HOME                    THE NEW MOON

Although it is close, big and relatively luminous (its magnitude reaches in fact a value of -3, i.e. 1.5 magnitudes more luminous than Sirius) the new Moon is probable one of the celestial objects least observed, both by amateurs and professional astronomers.

May be for this reason that I have always had the anxiety of taking a picture of the Moon in this phase: the result would have been a full Moon in the phase of new Moon!

It is certainly not an easy task. But it is nor impossible. It should not be forgotten that, at the moment of the new moon, an observer located at the Moon, as for example at the Sea of Tranquility, would see the Earth very high in the sky, with a diameter 3.67 times bigger, an area 13,45 times bigger, and, due to the greater albedo of the Earth, with a luminosity 71 times higher than that of the full Moon observed from the Earth. But, yes, it has been correctly understood: the glare of the Earth on the Moon is 71 times more intense than the glare of the Moon on the Earth. Why not trying to take a picture of it?

The best moment would evidently be a total Solar eclipse, specially if the shadow of the Moon is on the ocean, to avoid weakening the Earth’s luminosity.

And for this reason, on November 3, 1994 I went to Iguazú Falls taking a 1000 ASA film. The Ektar 1000 was certainly not the film best fit for a total eclipse, but I really wanted to take pictures of the Moon’s seas.

Unfortunately, I did not quite properly appraise the difficulty, and, even with exposure times 30 times longer than necessary  for the Corona, the result was null !!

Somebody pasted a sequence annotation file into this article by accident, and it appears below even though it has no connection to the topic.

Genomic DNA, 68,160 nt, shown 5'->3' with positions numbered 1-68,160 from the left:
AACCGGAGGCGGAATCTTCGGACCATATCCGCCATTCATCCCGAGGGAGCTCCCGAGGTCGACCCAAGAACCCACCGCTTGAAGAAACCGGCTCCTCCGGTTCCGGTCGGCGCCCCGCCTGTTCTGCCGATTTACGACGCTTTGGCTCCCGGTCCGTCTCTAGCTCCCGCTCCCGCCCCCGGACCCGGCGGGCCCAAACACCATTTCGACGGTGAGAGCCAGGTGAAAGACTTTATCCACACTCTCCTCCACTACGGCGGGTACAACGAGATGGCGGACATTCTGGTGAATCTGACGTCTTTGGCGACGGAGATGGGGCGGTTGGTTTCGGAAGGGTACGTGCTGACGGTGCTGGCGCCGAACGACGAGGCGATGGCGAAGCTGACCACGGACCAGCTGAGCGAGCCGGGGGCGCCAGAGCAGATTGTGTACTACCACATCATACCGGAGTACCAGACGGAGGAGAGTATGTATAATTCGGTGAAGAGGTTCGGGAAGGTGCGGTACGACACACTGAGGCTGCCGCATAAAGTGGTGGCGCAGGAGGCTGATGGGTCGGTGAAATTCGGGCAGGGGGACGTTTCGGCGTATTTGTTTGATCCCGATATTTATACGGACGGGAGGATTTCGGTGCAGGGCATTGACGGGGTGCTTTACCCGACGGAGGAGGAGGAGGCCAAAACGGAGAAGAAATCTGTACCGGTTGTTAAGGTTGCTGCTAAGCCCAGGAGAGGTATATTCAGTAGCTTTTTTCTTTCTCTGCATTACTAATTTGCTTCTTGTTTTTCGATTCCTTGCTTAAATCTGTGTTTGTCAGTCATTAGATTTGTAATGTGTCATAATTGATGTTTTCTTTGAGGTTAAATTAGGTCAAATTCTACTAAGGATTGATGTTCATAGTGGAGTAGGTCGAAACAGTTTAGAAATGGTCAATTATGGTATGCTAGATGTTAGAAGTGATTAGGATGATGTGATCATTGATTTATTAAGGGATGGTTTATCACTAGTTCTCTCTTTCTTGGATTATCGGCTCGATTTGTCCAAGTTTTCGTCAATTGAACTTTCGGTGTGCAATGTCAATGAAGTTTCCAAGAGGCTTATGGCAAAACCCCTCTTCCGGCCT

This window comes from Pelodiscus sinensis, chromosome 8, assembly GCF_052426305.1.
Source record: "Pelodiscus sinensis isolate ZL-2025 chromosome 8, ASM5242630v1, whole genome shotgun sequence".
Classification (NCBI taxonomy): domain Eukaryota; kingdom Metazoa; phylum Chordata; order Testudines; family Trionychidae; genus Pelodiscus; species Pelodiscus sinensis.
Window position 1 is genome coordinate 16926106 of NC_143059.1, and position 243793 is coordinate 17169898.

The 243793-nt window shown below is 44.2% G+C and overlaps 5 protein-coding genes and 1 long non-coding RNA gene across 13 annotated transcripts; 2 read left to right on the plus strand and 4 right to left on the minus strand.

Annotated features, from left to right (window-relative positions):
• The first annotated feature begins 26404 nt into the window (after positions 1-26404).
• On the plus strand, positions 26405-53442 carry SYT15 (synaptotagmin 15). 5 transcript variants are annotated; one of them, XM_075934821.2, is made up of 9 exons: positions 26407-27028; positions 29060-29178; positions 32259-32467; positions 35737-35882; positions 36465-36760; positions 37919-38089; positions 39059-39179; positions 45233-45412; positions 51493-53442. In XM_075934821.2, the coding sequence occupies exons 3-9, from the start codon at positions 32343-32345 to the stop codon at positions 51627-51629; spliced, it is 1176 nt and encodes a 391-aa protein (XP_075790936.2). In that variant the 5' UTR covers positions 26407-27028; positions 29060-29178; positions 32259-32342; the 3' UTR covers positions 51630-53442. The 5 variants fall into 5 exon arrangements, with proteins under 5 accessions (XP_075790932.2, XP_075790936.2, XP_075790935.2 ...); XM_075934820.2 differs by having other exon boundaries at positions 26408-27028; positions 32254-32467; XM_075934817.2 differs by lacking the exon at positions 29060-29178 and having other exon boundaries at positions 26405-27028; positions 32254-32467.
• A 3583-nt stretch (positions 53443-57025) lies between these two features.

Nevertheless, I have considered it appropriate to mention this intent in the Swiss magazine ORION (number 268, June 1995, page 142).

The following year, another well-known amateur made the same attempt, but with also modest results.

Not until 1998, on the occasion of another total Solar eclipse (February 26 in the Caribbean) Christian Viladrich could finally imprint on a photo the Moon’s seas at the moment of totality.

Though the photograph is spectacular, the result was attained … by accident !!! Viladrich’s intention was not in fact to take a picture of the seas, but to make evident the finest details of the Corona. Nevertheless, it was demonstrated that this was feasible.

Personally, I support the idea that it is possible to obtain even much better results. Eclipses in the future will be many, and with them more possibilities of attaining a good result.

But, is it necessary to wait for eclipses? The Hubble is still in orbit, and also the alternative of the coronograph: Bernard Lyot invented it almost 80 years ago. Why not trying - with an adaptor, if necessary - to focus it once to the new Moon, and try to see more clearly how the glare of the Earth is up there?

A proposal for the professionals, if we want to; with the hope that among them there might be a black sheep that does not consider this experience as a loss of time.

In the meantime, we could try to get trained taking pictures of the ash-grey light of the Moon when it is a few hours old.                                                           


     Making calculations a posteriori, it resulted in:
              - the new Moon is about 7500 times less brilliant that the full Moon;
              - the Corona is about 40 times less brilliant  than the full Moon;
              - the Corona/new Moon relation is then of 187:1.
      If by the Corona - with 1000 ASA and 5.6 opening - an exposure time of 1/30 of a second
      is correct, as it has been practically demonstrated, the time for the maria of the Moon should  
      then be 187 times longer, i.e., of about 6 seconds. Over-exposing the Corona, obviously.
      But it should be easier than photographing the ashgray light of the Moon when it is two days 
      old,  as the Corona is twice less brilliant than the Moon in this phase.